When Not to Use Nomographs. Nomographs are useful tools to help breeders predict when vaccinations can be successful in their pups. However, to successfully use nomographs to schedule a puppy’s distemper and parvovirus vaccines, that puppy must have ingested colostrum from its dam during its first 12 hours of life. If for some reason that did not happen, either due to issues with the puppy or its mother, then a nomograph cannot be used and the puppy should be vaccinated using the more standard vaccination protocols, like those recommended by the World Small Animal Veterinary Association, which can be found at www.wsava.org/guidelines/vaccination-guidelines.


☐ Plan to draw your bitch’s blood two weeks prior to or two weeks after whelping. Avoid drawing blood closer to whelping than these dates because the bitch’s body is creating colostrum and the nomograph will be less accurate. At the same time, if you draw her blood too far from whelping, you risk her coming in contact with distemper or parvo closer to whelping, which will change the antibody levels the pups get in her colostrum.

☐ Ship your bitch’s blood to arrive at the lab Monday through Friday. Drawing and shipping blood Monday, Tuesday or Wednesday is usually best.

☐ Collect 1 to 3 mls of blood from your bitch in a sterile, red top or serum separator tube and allow it to clot.

☐ Spin down to separate the serum. Send at least ½ ml of serum for the testing.

☐ Wrap the tube with the serum in padding, such as paper towel, and place it in a plastic zip-lock bag.

☐ Fill out the submission form (see sample form) and place it with a $25 check made payable to the University of Wisconsin in a SECOND plastic zip-lock bag. (Please note this fee is expected to go up at some point in 2017, so you may want to call the lab to ensure you send the proper amount.)

☐ Place both plastic bags in a sturdy shipping container, either a padded envelope or box. If the ambient temperature might go above 80°F during shipping, include a cold pack wrapped with some newspaper to keep it from crushing the serum vial. Freezing temperatures aren’t a concern when shipping separated serum.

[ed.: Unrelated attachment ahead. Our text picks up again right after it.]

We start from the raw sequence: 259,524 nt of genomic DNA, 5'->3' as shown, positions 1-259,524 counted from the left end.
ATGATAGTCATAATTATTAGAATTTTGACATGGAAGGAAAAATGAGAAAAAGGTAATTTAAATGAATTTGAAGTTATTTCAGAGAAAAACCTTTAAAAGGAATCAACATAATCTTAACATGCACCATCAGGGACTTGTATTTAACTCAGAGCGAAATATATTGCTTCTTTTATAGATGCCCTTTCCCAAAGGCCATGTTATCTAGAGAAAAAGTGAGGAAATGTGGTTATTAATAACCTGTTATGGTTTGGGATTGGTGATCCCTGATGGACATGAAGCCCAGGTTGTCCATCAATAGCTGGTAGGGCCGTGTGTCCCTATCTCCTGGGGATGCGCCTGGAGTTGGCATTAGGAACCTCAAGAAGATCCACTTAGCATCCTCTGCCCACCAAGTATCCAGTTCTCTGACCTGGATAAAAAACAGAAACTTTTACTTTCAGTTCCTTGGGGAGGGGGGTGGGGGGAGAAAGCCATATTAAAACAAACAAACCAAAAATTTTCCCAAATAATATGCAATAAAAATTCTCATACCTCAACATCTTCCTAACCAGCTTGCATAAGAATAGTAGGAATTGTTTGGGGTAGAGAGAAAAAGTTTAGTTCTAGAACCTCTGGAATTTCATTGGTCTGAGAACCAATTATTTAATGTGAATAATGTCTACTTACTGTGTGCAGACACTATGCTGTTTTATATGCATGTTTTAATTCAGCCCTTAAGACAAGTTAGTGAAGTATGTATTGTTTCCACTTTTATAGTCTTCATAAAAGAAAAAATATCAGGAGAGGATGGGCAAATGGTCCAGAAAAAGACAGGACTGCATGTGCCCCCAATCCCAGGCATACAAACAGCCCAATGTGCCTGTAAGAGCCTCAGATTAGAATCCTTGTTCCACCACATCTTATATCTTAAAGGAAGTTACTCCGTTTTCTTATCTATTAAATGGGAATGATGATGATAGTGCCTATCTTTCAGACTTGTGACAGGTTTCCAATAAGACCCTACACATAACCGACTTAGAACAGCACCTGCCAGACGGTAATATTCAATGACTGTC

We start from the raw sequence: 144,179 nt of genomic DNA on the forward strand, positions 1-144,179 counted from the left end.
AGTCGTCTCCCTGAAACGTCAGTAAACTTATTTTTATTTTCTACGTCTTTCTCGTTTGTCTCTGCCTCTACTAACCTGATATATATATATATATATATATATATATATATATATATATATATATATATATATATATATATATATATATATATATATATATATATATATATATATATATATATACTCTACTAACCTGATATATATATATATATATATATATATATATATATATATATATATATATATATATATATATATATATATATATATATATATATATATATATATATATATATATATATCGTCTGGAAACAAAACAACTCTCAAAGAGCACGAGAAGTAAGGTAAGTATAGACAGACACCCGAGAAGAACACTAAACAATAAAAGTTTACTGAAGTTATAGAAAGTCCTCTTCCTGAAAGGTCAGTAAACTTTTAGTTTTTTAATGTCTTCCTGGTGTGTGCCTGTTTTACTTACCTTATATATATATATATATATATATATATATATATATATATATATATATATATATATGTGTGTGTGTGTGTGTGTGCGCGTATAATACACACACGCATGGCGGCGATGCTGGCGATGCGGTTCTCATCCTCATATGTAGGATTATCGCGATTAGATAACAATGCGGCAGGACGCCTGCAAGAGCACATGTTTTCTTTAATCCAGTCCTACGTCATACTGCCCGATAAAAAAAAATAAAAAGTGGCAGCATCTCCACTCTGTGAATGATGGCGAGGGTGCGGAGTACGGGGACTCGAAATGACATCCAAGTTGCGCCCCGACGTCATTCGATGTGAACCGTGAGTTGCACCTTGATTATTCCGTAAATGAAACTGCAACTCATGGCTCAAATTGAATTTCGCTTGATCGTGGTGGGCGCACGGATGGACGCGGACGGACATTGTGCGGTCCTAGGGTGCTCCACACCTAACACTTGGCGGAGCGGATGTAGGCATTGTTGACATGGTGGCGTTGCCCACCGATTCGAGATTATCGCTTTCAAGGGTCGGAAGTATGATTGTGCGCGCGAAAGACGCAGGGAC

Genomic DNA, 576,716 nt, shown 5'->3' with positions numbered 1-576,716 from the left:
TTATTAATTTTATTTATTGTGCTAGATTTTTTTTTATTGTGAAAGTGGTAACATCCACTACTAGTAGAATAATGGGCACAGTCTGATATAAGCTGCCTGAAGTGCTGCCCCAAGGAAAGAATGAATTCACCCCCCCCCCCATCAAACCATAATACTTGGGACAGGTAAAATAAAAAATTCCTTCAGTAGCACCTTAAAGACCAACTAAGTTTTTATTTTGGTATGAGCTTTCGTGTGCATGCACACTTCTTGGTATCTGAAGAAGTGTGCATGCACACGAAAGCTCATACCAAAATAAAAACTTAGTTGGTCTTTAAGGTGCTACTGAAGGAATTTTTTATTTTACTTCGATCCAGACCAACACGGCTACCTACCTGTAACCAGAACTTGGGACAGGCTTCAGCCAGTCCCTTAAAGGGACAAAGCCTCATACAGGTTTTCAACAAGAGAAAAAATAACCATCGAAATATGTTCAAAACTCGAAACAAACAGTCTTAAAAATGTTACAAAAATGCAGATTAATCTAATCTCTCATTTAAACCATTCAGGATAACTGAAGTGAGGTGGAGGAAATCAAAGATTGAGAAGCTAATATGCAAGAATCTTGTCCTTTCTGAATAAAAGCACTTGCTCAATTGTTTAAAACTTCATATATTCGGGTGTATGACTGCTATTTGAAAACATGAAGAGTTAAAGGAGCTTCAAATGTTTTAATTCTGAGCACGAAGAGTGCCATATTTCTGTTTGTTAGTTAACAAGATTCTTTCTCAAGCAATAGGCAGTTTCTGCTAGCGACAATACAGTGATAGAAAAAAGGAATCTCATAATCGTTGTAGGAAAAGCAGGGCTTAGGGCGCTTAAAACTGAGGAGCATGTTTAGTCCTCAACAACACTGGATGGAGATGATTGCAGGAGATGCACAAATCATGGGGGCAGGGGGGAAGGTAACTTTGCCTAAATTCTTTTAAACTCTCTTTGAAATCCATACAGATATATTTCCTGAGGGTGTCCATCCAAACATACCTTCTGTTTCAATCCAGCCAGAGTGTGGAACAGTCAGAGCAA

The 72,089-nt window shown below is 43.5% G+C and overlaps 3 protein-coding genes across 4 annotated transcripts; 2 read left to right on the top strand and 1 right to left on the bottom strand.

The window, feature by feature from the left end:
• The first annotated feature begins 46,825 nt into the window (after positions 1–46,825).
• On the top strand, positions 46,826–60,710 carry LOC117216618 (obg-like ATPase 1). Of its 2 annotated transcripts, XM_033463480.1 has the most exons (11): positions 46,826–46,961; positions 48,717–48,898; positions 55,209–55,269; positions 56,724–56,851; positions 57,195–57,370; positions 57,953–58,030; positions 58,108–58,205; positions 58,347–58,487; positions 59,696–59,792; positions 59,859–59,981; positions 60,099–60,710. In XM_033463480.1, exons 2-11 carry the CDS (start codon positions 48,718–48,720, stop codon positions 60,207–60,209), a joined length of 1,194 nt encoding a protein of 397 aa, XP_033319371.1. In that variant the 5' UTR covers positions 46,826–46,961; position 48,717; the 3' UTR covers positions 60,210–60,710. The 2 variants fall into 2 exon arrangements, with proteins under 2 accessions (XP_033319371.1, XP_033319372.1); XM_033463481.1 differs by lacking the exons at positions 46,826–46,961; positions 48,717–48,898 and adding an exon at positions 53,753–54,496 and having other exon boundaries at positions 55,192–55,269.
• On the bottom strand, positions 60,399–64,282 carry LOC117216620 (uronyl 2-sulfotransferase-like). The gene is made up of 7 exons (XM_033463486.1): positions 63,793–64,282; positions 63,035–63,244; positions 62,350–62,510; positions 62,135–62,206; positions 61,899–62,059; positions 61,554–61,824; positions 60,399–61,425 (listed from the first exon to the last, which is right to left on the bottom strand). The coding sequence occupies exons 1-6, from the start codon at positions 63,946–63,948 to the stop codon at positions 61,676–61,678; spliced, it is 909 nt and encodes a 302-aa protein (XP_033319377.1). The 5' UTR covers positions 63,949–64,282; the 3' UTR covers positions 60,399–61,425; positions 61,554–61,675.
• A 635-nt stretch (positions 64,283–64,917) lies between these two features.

☐ Send the shipping container via USPS 2-day Priority Mail to this address. Overnight shipping is not necessary.

Dr. R.D. Schultz Laboratory
4337 School of Veterinary Medicine
2015 Linden Drive West
Madison, WI 53706
(608) 263-4648

☐ The lab usually runs tests on Fridays and will send you and your vet a report via email (see sample report) that gives you the following, usually a week after receiving the blood sample:

  • your bitch’s quantitative titers for distemper and parvo,
  • an interpretation of these results for her, and
  • recommendations for which weeks to vaccinate her puppies.


American Veterinary Society of Animal Behavior. 2008. AVSAB Position Statement On Puppy Socialization. Available at http://www.avidog.com/wp-content/uploads/2014/02/AVSAB-Position-on-Puppy-Socialization.pdf

Baker JA, Robson DS, Gillespie JH, Burgher JA, Doughty MF. 1959. A nomograph that predicts the age to vaccinate puppies against distemper. Cornell Vet. 1959 Jan;49(1):158–167.

Ronald D Schultz Lab. 2016. Canine Nomograph – What is it? Available at www.vetmed.wisc.edu/lab/schultz/canine-nomograph-what-is-it/

WSAVA Vaccination Guidelines Group. 2015. World Small Animal Veterinary Association 2015 Vaccination Guidelines for The Owners and Breeders of Dogs and Cats. Available at http://www.avidog.com/wp-content/uploads/2016/12/WSAVA-Owner-Breeder-Guidelines-14-October-2015-FINAL-1.pdf


Avidog International provides continuing professional education for dog breeders based on current and past research, as well as over 60 years of joint breeding experience.  Visit our Breeder College for courses, products, ebooks and more.

Avidog International LLC
PO Box 959
Mattituck, NY 11952
(800) 305-2808 

(PBGVCA does not provide specific medical advice, but rather provides users with information to help them better understand health and disease. Please consult with a qualified health care professional for answers to medical questions.)